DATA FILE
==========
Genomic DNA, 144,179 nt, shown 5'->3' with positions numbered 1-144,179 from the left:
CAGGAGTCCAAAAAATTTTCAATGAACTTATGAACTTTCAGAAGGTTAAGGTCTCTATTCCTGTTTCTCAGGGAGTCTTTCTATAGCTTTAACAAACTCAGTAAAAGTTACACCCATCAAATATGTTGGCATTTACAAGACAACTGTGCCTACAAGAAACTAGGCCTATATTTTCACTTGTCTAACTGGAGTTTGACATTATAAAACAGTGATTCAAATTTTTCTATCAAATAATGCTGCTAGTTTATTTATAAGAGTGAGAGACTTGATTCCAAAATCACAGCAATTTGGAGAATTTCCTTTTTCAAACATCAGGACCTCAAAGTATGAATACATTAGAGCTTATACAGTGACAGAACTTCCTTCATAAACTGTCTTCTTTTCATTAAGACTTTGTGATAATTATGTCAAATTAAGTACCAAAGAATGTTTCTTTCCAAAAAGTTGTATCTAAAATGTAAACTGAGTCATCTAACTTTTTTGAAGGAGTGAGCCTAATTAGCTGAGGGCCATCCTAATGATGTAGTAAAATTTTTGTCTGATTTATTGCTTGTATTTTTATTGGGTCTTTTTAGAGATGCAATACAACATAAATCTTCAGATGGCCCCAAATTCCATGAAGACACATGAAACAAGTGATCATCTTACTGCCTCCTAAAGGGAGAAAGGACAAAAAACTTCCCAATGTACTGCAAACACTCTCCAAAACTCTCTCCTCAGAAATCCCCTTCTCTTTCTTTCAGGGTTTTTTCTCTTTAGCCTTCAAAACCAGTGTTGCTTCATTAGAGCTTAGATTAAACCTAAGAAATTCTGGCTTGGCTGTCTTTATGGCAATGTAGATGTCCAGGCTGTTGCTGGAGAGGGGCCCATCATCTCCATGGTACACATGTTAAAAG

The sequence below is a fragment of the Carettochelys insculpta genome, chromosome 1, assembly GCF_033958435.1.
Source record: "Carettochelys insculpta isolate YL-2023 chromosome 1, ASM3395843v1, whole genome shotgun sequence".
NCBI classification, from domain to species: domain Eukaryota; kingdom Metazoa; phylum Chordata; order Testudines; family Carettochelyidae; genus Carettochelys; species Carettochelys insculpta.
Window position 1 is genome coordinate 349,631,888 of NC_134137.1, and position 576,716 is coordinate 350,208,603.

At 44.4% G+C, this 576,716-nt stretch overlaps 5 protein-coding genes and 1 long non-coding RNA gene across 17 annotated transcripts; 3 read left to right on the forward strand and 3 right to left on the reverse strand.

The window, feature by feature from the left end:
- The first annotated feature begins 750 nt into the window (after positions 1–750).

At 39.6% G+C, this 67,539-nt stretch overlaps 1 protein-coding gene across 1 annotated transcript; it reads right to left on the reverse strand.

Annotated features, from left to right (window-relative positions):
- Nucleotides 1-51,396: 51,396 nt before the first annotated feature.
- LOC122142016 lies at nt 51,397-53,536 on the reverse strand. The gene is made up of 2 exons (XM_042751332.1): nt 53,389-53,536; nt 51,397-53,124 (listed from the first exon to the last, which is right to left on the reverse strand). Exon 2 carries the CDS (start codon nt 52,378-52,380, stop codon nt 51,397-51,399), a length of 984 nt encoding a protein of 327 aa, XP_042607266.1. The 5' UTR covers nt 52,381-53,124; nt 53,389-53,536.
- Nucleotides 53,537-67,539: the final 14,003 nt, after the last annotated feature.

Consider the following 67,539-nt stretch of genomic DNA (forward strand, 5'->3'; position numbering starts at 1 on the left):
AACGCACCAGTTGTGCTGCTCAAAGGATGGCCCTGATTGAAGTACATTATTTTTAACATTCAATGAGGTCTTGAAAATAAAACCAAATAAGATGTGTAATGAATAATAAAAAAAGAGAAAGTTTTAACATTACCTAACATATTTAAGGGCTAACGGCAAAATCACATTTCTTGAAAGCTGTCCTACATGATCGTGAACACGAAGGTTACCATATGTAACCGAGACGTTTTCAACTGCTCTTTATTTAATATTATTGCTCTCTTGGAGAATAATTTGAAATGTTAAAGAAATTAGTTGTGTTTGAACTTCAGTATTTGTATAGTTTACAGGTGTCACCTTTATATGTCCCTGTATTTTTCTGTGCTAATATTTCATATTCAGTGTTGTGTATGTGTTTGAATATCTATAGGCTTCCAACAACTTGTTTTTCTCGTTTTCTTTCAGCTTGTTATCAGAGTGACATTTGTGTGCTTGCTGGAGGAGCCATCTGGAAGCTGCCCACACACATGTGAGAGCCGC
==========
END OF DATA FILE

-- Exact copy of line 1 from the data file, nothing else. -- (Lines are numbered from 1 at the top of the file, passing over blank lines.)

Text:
Genomic DNA, 144,179 nt, shown 5'->3' with positions numbered 1-144,179 from the left: